Monday, September 17, 2007

Daily Dharma: Being Here

Today's Daily Dharma from Tricycle and yesterday's Chogyam Trungpa quote seem to go together quite well -- both are about being absolutely present in our lives. No easy task.

The Hallmark of the Enlightenment Process

The hallmark of the enlightenment process is in being "here" and not "there." Indeed, the focal point of continuity is in being here at all times. The famous message of Ram Dass to "Be here now" is what results when one is adept in this practice. It is laborious in that it requires great perseverance -- we are up against lifelong patterns -- but it is a major enlightenment practice because it can break through our basic conditioning.

The secret of success in continuity practice is to eliminate any sense of failure. From the moment we begin, we are successful. The only measure of success is this moment, right now. Are we here? If we are here, our practice is perfect.

The fact that we have just returned from out yonder, or that we might take off again in a few seconds, is not relevant. Without this practice, we would always be spaced out. We would rarely experience being here. Thus, each moment we are able to break the pattern, we have succeeded.

~ David A. Cooper, Silence, Simplicity and Solitude; from Everyday Mind, a Tricycle book edited by Jean Smith.

And here is the Trungpa quote:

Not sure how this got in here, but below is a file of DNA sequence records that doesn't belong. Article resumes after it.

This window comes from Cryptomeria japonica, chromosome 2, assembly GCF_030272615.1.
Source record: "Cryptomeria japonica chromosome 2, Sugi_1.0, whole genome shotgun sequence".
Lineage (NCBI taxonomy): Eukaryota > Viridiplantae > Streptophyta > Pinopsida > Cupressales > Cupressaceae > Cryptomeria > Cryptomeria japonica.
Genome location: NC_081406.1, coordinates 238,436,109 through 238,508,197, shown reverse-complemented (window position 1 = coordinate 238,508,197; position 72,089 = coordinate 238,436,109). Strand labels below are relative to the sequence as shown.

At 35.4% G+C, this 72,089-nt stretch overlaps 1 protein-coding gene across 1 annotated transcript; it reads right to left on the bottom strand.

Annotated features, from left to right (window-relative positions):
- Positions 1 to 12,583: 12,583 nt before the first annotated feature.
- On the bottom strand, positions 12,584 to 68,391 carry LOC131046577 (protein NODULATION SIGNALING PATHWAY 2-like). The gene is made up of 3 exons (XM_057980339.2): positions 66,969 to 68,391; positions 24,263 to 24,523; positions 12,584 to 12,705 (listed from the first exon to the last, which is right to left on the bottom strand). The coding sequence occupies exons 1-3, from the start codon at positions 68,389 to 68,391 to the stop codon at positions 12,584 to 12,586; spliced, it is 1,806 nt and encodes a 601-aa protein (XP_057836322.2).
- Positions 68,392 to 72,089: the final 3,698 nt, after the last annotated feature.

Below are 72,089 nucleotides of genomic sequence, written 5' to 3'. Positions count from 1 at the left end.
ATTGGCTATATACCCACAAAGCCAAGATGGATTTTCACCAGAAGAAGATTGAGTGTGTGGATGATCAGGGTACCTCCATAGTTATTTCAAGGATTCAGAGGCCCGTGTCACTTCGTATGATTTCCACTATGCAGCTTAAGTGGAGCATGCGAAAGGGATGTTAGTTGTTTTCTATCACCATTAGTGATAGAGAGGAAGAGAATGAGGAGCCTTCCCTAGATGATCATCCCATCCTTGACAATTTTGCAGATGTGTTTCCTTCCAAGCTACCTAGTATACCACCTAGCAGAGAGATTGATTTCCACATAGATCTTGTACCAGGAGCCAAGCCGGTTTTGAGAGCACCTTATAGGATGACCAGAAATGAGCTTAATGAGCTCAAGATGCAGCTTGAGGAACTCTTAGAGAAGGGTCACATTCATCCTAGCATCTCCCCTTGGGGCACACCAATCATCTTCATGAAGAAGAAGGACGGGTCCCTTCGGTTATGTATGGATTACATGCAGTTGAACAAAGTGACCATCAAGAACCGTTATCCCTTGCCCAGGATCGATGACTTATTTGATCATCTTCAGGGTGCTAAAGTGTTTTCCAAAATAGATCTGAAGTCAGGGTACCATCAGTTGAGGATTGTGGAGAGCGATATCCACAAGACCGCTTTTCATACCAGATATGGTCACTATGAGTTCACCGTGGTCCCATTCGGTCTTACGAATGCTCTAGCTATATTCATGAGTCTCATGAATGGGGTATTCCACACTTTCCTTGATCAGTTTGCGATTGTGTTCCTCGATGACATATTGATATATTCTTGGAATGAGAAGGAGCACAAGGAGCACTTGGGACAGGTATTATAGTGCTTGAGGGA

Nowness is the sense that we are attuned to what is happening. The past is fiction and the future is a dream, and we are just living on the edge of a razor blade. It is extraordinarily sharp, extraordinarily tentative and quivering. We try to establish ground but the ground is not solid enough, because it is too sharp. We are quivering between that and this....This razor-blade quality is something more than psychological irritation. Life as a whole becomes penetratingly sharp -- unavoidable and at the same time cutting. We could say that is the living description of the truth that life contains pain. According to Buddhism, life or existence is defined according to the truth of suffering, which is the razor blade.

~ From "The Razor's Edge," in Orderly Chaos: The Mandala Principle, pages 18 to 19.

Being totally present in our lives is maybe the most difficult thing we can do -- it requires that we be able live with ambiguity and discomfort. It's easy to see why Trungpa refers to it as the razor's edge.

But the more we sit, and become accustomed to that feeling during our meditation practice, the more able we are to live that way in the world as well. I've still got a long way to go, but I can see the process working.

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